Since its début at Cannes, Leos Carax’s Holy Motors has earned an impressive array of recommendations from some of the industry’s most respected critics. Its beguiling mix of intrigue, A-list cameos and French eccentricity has had some viewers tripping over themselves with abundant praise, and the rave reviews have poured in. Sadly it appears Holy Motors’ core audience is something of a niche that does not include any who haven’t yet sold their entire soul to the art de cinéma.
It’s always refreshing to be challenged by a film. As we are bombarded with watered down blockbusters and dim-witted screenplays year after year, how wonderful it is to be truly stimulated by a film that forces you to ask questions. Holy Motors certainly does this; ‘what the f*ck is going on?’ being the most prudent of all of them. However when a film fails to provide answers, or even give the viewer a gentle push in the right direction, the ensuing confusion can very quickly turn into frustration and ultimately tedium.
Carax clearly has a vivid imagination, filled with unique and really quite exceptional ideas. He translates them to the screen with confidence and elegant style, culminating in a number of hypnotic sequences that will raise more than eyebrows. However what lets him down is the glue that holds these sequences together, or more the fact that there isn’t any. Holy Motors has virtually no narrative, leaving the viewer disconnected from the film, and likely feeling exasperated from trying to decipher the limited storytelling that does exist.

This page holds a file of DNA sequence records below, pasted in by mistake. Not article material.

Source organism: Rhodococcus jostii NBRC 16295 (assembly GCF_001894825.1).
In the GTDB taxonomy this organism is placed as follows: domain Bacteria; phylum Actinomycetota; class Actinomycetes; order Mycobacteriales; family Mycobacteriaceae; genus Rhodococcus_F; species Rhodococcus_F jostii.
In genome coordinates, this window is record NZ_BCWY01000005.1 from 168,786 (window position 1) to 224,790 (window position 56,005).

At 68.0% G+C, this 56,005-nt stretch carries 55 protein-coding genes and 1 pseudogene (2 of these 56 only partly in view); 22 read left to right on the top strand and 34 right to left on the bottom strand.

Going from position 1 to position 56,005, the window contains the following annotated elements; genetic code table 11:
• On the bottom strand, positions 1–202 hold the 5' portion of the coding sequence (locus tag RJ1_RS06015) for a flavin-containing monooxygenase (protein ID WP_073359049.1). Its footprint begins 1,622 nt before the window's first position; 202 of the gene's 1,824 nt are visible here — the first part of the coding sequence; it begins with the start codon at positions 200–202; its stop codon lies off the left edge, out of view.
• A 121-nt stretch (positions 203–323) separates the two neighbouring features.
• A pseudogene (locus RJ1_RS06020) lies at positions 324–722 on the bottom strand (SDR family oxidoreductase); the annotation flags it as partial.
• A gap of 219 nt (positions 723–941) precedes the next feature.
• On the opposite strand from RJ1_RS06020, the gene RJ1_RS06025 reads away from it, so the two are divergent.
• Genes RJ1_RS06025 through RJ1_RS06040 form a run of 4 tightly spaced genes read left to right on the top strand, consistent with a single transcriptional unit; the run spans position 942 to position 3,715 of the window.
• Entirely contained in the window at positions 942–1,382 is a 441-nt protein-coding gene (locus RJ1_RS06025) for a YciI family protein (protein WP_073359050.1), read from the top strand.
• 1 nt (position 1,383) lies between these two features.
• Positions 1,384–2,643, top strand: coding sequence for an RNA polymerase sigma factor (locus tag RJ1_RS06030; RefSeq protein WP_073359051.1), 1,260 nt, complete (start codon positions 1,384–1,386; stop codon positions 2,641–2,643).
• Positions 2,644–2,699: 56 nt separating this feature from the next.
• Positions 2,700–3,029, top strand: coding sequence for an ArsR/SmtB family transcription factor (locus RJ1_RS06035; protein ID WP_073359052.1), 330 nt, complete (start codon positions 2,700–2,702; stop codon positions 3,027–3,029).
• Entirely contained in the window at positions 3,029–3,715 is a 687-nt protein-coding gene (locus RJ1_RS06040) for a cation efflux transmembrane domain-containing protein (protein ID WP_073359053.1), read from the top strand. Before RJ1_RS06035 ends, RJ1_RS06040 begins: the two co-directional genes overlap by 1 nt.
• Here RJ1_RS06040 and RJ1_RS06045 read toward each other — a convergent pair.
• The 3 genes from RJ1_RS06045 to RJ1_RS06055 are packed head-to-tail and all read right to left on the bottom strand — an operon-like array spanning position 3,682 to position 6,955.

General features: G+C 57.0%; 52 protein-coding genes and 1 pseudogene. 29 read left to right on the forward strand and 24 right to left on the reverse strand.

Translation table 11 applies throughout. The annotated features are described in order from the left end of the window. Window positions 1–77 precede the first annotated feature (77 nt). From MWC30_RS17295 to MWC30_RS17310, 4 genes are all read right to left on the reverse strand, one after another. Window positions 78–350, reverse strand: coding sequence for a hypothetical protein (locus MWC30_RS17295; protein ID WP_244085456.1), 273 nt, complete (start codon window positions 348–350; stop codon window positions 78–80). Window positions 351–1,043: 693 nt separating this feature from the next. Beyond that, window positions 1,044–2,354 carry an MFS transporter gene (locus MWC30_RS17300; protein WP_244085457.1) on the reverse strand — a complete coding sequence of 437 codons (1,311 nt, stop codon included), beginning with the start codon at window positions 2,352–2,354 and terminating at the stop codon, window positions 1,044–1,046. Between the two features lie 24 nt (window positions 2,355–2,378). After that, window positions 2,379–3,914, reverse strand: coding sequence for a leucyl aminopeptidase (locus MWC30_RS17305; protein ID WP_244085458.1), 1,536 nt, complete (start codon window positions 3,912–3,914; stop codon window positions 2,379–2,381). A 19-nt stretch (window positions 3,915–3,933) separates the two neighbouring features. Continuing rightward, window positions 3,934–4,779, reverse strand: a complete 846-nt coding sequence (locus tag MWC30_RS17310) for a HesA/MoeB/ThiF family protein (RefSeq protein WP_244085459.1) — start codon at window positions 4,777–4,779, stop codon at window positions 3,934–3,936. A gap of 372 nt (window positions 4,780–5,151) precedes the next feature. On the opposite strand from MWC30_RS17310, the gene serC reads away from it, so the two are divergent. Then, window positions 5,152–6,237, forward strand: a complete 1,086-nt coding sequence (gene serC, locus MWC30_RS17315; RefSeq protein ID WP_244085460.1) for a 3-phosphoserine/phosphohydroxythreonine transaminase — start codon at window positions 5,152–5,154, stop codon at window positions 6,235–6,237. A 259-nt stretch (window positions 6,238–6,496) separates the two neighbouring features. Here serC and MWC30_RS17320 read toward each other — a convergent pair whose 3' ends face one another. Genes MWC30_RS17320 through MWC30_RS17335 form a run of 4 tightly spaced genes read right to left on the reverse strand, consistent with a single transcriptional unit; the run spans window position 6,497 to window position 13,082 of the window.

The general consensus is that this is an ode to cinema itself, built around references to many of Carax’s favorite movies. Mr. Oscar, our enigmatic protagonist, slips from one scenario to another as if acting in a series of short films. In each scene he transforms himself, taking on a variety of personas; some dangerous, others gentle, many of them grotesque. Actor Denis Lavant excels in each and every role, and while many of them are difficult to like, no one could ever criticize the unfaltering commitment shown. His performance is one of the film’s highlights. Likewise brief appearances from Eva Mendes and Australian starlet Kylie Minogue create added excitement. Neither has a great deal to do, yet each makes an impression, Minogue in particular, who performs one of the film’s two musical sequences; a treat for fans who slogged through 90 minutes before so much of a glimpse of the long-established pop princess.
However it is all to limited effect when the films Carax references are so obscure, the majority of the audience will struggle to understand them. Granted, it may be my own shortcoming as a viewer and critic that these references seemed to fly—endlessly, one after another—straight over my head. Yet the fact remains that Carax’s referencing has prompted no desire in me to seek out the films alluded to, in fact it has done quite the opposite.
I left the screening with a heavy heart. My patience had been tested, I felt inadequate in my lack of comprehension, and frustrated by the journey that had taken place with little resolution or purpose. All of this culminated in a feeling of intense dissatisfaction as I have not experienced in the cinema for some time. Perhaps it was in part a dissatisfaction in myself, but undoubtedly it came down to the fact that Holy Motors contains such imagination and promise that appears so rarely each year, yet Carax places it out of reach from much of his audience. It is selfish filmmaking and a crushing disappointment.